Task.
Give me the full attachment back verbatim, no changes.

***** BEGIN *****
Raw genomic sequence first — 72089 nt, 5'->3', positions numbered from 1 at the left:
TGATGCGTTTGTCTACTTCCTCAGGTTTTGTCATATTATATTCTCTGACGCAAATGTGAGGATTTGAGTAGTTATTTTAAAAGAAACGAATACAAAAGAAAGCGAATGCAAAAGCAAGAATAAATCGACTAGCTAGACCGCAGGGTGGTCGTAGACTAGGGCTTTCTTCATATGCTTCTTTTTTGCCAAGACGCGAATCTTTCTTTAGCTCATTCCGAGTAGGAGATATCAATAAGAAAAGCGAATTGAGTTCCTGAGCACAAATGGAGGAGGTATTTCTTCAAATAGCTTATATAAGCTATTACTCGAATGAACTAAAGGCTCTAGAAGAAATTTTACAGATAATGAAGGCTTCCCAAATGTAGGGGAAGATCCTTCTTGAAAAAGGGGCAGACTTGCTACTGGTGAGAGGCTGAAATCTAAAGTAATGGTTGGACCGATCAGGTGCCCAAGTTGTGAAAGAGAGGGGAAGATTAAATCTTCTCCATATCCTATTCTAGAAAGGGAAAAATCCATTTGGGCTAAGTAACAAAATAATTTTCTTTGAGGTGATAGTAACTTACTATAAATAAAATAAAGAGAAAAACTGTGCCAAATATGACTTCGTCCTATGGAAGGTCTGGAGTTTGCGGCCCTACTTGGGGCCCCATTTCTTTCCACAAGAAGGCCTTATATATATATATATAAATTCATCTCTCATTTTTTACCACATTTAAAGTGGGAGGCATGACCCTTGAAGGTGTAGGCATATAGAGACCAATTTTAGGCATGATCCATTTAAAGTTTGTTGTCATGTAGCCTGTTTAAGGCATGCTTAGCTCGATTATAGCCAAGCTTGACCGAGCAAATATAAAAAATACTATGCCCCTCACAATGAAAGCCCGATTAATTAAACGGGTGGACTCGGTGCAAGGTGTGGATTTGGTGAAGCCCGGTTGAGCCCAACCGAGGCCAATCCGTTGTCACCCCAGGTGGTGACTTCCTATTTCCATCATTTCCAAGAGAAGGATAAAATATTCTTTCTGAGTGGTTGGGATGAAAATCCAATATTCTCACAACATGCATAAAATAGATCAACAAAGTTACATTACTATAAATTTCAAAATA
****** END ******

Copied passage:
Raw genomic sequence first — 72089 nt, 5'->3', positions numbered from 1 at the left:
TGATGCGTTTGTCTACTTCCTCAGGTTTTGTCATATTATATTCTCTGACGCAAATGTGAGGATTTGAGTAGTTATTTTAAAAGAAACGAATACAAAAGAAAGCGAATGCAAAAGCAAGAATAAATCGACTAGCTAGACCGCAGGGTGGTCGTAGACTAGGGCTTTCTTCATATGCTTCTTTTTTGCCAAGACGCGAATCTTTCTTTAGCTCATTCCGAGTAGGAGATATCAATAAGAAAAGCGAATTGAGTTCCTGAGCACAAATGGAGGAGGTATTTCTTCAAATAGCTTATATAAGCTATTACTCGAATGAACTAAAGGCTCTAGAAGAAATTTTACAGATAATGAAGGCTTCCCAAATGTAGGGGAAGATCCTTCTTGAAAAAGGGGCAGACTTGCTACTGGTGAGAGGCTGAAATCTAAAGTAATGGTTGGACCGATCAGGTGCCCAAGTTGTGAAAGAGAGGGGAAGATTAAATCTTCTCCATATCCTATTCTAGAAAGGGAAAAATCCATTTGGGCTAAGTAACAAAATAATTTTCTTTGAGGTGATAGTAACTTACTATAAATAAAATAAAGAGAAAAACTGTGCCAAATATGACTTCGTCCTATGGAAGGTCTGGAGTTTGCGGCCCTACTTGGGGCCCCATTTCTTTCCACAAGAAGGCCTTATATATATATATATAAATTCATCTCTCATTTTTTACCACATTTAAAGTGGGAGGCATGACCCTTGAAGGTGTAGGCATATAGAGACCAATTTTAGGCATGATCCATTTAAAGTTTGTTGTCATGTAGCCTGTTTAAGGCATGCTTAGCTCGATTATAGCCAAGCTTGACCGAGCAAATATAAAAAATACTATGCCCCTCACAATGAAAGCCCGATTAATTAAACGGGTGGACTCGGTGCAAGGTGTGGATTTGGTGAAGCCCGGTTGAGCCCAACCGAGGCCAATCCGTTGTCACCCCAGGTGGTGACTTCCTATTTCCATCATTTCCAAGAGAAGGATAAAATATTCTTTCTGAGTGGTTGGGATGAAAATCCAATATTCTCACAACATGCATAAAATAGATCAACAAAGTTACATTACTATAAATTTCAAAATA